Daily View 2×2: 2 June 2009

2 Big Stories

Expenses ‘mistake’ hangs over Darling
The Financial Times reports that not even the Chancellor himself is blameless in the MPs’ expenses controversy:

Alistair Darling’s future as chancellor was looking precarious on Monday after he admitted making “a mistake” over his expenses and Gordon Brown refused to say whether he would be in his job in 10 days’ time.

Mr Darling yesterday paid back £668 he wrongly claimed and apologised “unreservedly” but speculation was growing at Westminster that he could become the first chancellor in postwar Britain to be demoted in the middle of a recession.

Three things must ye know about this story:

1. Gordon Brown is a hopeless poker player –

Mr Brown on Monday refused to answer questions about Mr Darling’s future, telling Channel 4 News: “Alistair Darling has been an excellent chancellor.” When pressed, Mr Brown said only: “Alistair Darling has been a great chancellor.”

2. Our own Shadow Chancellor sums up Darling’s fate so much better than anyone else:

Vince Cable, Liberal Democrat treasury spokesman, said he was “in many ways a capable guy”, but added: “They are writing his obituary.”

3. “Alistair Darling” is an anagram of “Sangria? Raid Till!”

Speaking of which…

Shamed MEPs take share of £20m ‘farewell’ payout
From The Times:

Three politicians accused of misusing public money will receive hundreds of thousands of pounds in pensions and benefits as part of a £20 million payoff for British MEPs who retire this week.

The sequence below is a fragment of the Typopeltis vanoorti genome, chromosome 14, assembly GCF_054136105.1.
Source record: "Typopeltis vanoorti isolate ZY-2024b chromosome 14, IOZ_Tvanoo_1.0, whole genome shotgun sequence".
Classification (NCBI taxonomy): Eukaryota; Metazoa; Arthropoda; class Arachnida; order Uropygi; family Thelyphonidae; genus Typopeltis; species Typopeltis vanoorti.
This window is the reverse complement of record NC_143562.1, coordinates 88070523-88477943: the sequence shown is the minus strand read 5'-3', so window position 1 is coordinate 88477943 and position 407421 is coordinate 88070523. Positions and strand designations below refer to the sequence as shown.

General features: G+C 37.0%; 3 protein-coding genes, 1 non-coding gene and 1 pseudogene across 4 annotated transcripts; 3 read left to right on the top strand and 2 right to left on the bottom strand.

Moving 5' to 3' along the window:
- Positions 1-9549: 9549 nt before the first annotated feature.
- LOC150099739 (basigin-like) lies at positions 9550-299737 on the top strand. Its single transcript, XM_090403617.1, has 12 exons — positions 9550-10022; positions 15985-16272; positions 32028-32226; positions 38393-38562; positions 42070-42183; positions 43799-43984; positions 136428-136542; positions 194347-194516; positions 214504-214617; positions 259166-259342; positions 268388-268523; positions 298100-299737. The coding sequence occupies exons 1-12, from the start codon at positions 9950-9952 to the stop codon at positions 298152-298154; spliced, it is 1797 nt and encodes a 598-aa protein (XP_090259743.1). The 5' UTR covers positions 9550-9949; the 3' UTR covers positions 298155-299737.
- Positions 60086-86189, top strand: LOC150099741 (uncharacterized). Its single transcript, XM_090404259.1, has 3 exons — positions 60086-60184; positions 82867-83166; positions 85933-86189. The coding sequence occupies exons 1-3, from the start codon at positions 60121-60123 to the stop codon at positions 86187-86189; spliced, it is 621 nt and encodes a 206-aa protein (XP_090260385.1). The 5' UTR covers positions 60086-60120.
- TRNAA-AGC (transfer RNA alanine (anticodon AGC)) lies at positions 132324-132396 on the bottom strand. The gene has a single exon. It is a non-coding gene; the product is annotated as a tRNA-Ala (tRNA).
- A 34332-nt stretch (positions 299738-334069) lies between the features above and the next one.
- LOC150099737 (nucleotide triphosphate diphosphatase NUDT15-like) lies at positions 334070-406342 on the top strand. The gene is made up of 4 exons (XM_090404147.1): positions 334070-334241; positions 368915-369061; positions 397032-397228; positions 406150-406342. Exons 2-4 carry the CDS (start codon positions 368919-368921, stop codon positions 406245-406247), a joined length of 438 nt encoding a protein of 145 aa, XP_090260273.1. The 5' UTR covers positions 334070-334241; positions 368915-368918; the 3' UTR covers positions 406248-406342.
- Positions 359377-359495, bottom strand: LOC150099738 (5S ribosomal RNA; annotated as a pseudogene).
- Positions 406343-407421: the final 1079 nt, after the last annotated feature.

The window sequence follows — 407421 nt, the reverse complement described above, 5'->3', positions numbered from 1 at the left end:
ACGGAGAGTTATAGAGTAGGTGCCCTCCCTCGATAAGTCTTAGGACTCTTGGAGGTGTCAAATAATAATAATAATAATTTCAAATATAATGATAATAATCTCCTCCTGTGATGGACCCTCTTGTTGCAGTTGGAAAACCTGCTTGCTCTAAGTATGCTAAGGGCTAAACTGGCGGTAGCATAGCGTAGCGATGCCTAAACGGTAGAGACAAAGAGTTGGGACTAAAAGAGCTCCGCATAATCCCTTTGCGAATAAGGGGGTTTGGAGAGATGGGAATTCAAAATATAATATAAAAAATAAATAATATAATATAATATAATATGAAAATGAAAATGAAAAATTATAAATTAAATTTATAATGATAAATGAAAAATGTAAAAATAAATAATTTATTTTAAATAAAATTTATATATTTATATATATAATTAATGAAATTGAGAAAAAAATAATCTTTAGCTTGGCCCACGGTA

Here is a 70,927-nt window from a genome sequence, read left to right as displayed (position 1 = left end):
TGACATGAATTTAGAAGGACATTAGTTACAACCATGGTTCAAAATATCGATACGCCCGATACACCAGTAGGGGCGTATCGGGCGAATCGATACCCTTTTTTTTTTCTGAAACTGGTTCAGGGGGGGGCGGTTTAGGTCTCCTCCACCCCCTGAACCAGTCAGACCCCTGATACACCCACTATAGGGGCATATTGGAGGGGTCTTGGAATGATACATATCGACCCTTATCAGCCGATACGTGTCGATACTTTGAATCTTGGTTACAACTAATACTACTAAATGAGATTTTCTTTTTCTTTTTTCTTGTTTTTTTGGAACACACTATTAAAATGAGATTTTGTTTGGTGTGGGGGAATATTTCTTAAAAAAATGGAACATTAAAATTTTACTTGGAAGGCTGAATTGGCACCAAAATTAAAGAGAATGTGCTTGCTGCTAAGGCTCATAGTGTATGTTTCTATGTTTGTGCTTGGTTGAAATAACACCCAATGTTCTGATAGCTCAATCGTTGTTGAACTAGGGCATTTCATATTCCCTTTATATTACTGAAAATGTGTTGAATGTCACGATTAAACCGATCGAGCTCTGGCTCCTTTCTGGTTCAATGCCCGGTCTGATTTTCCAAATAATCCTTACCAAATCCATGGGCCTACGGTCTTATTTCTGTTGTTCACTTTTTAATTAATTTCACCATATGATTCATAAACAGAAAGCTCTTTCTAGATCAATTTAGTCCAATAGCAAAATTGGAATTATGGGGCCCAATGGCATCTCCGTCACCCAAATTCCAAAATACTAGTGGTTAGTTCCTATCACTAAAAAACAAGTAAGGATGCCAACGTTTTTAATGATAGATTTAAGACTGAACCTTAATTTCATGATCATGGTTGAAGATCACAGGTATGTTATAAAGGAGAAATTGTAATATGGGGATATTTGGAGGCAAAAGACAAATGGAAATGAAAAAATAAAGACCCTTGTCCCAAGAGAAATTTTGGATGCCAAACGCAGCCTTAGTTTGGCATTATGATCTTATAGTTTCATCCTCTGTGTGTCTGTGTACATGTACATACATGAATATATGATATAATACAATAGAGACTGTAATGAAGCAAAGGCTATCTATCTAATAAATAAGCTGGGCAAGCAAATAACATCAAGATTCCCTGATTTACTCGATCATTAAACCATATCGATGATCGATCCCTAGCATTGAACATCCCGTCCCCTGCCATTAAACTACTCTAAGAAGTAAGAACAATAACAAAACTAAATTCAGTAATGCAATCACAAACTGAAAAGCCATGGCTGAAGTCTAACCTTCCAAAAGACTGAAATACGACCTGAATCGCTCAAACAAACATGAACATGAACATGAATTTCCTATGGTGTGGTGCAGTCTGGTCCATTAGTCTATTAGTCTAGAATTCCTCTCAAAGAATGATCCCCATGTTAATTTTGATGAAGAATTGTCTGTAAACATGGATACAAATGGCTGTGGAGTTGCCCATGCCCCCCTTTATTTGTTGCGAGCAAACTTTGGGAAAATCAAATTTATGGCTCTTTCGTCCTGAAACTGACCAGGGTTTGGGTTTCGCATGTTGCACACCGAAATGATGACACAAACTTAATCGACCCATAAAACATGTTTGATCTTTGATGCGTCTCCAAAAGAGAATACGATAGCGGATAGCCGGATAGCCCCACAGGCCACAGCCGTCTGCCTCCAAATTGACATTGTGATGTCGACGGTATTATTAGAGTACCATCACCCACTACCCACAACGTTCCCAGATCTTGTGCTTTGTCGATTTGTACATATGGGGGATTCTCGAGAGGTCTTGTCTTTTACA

One of these is Ashley Mote, the former UKIP MEP who was jailed for benefit fraud. His pension is worth £174,968 and he will also get a “transitional alllowance” of £32,382.

2 Must-Read Blog Posts

Euro Influence
Richard Allan writes on the power of the European Parliament, compared with the Westminster one, and explains why a protest vote for UKIP is an own goal for voters who are hostile to the EU:

If some of the polls are correct then UKIP will also have a good election. Their position is overtly on the fringes of the legislative process as they don’t believe in the EU institutions at all. They therefore cannot be relied upon to take an active role in debating the detail of legislative proposals that, as long as the EU does exist, will have a major impact on British citizens. Meanwhile the European Parliament has no real role in deciding issues such as EU treaties which belong to the UK and other national governments.

Haikus at Kings Cross
Bridget Fox‘s blog post contains three of civilisation’s greatest achievements: haikus, trains and Twitter:

The arts centre at Kings Place is sponsoring a haiku-writing contest for Londoners. Entries are flashed up on screen at Kings Cross station.

Islington haikus
Twitter your lines to take part
What a great idea!

What’s your view on today’s big stories? Answers, please, in the comments below. (Haikus or anagrams optional…)

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